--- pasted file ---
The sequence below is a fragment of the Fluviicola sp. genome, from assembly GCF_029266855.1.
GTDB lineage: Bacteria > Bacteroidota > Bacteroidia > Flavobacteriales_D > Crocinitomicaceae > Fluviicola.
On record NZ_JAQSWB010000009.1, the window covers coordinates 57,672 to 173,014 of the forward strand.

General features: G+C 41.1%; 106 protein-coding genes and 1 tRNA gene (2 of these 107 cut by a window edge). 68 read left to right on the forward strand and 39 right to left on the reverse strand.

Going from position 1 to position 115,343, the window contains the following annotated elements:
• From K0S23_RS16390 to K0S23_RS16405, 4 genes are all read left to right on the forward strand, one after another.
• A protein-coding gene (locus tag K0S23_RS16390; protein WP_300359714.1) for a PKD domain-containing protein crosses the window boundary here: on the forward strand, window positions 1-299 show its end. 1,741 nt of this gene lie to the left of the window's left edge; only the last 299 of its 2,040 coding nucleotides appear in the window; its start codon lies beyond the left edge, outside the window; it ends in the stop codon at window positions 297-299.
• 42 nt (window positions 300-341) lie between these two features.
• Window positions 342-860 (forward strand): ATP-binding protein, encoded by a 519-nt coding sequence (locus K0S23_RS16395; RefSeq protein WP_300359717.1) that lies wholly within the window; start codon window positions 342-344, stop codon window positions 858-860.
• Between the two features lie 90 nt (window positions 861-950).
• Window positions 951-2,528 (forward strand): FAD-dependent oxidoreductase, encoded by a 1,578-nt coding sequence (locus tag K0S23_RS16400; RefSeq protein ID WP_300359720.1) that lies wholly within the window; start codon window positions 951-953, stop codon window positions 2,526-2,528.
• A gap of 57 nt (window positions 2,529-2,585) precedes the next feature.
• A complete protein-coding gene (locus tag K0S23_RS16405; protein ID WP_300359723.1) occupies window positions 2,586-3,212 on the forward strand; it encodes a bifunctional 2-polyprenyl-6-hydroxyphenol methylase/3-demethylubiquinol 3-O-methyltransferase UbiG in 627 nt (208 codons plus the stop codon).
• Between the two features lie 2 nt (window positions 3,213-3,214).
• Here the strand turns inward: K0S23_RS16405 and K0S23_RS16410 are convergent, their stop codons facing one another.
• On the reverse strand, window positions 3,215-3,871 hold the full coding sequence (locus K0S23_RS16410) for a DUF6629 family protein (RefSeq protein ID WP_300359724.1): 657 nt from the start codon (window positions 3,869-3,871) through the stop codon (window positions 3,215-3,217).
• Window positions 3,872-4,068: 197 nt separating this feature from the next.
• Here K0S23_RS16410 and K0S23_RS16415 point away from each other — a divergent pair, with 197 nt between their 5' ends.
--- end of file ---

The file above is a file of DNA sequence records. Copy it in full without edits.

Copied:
The sequence below is a fragment of the Fluviicola sp. genome, from assembly GCF_029266855.1.
GTDB lineage: Bacteria > Bacteroidota > Bacteroidia > Flavobacteriales_D > Crocinitomicaceae > Fluviicola.
On record NZ_JAQSWB010000009.1, the window covers coordinates 57,672 to 173,014 of the forward strand.

General features: G+C 41.1%; 106 protein-coding genes and 1 tRNA gene (2 of these 107 cut by a window edge). 68 read left to right on the forward strand and 39 right to left on the reverse strand.

Going from position 1 to position 115,343, the window contains the following annotated elements:
• From K0S23_RS16390 to K0S23_RS16405, 4 genes are all read left to right on the forward strand, one after another.
• A protein-coding gene (locus tag K0S23_RS16390; protein WP_300359714.1) for a PKD domain-containing protein crosses the window boundary here: on the forward strand, window positions 1-299 show its end. 1,741 nt of this gene lie to the left of the window's left edge; only the last 299 of its 2,040 coding nucleotides appear in the window; its start codon lies beyond the left edge, outside the window; it ends in the stop codon at window positions 297-299.
• 42 nt (window positions 300-341) lie between these two features.
• Window positions 342-860 (forward strand): ATP-binding protein, encoded by a 519-nt coding sequence (locus K0S23_RS16395; RefSeq protein WP_300359717.1) that lies wholly within the window; start codon window positions 342-344, stop codon window positions 858-860.
• Between the two features lie 90 nt (window positions 861-950).
• Window positions 951-2,528 (forward strand): FAD-dependent oxidoreductase, encoded by a 1,578-nt coding sequence (locus tag K0S23_RS16400; RefSeq protein ID WP_300359720.1) that lies wholly within the window; start codon window positions 951-953, stop codon window positions 2,526-2,528.
• A gap of 57 nt (window positions 2,529-2,585) precedes the next feature.
• A complete protein-coding gene (locus tag K0S23_RS16405; protein ID WP_300359723.1) occupies window positions 2,586-3,212 on the forward strand; it encodes a bifunctional 2-polyprenyl-6-hydroxyphenol methylase/3-demethylubiquinol 3-O-methyltransferase UbiG in 627 nt (208 codons plus the stop codon).
• Between the two features lie 2 nt (window positions 3,213-3,214).
• Here the strand turns inward: K0S23_RS16405 and K0S23_RS16410 are convergent, their stop codons facing one another.
• On the reverse strand, window positions 3,215-3,871 hold the full coding sequence (locus K0S23_RS16410) for a DUF6629 family protein (RefSeq protein ID WP_300359724.1): 657 nt from the start codon (window positions 3,869-3,871) through the stop codon (window positions 3,215-3,217).
• Window positions 3,872-4,068: 197 nt separating this feature from the next.
• Here K0S23_RS16410 and K0S23_RS16415 point away from each other — a divergent pair, with 197 nt between their 5' ends.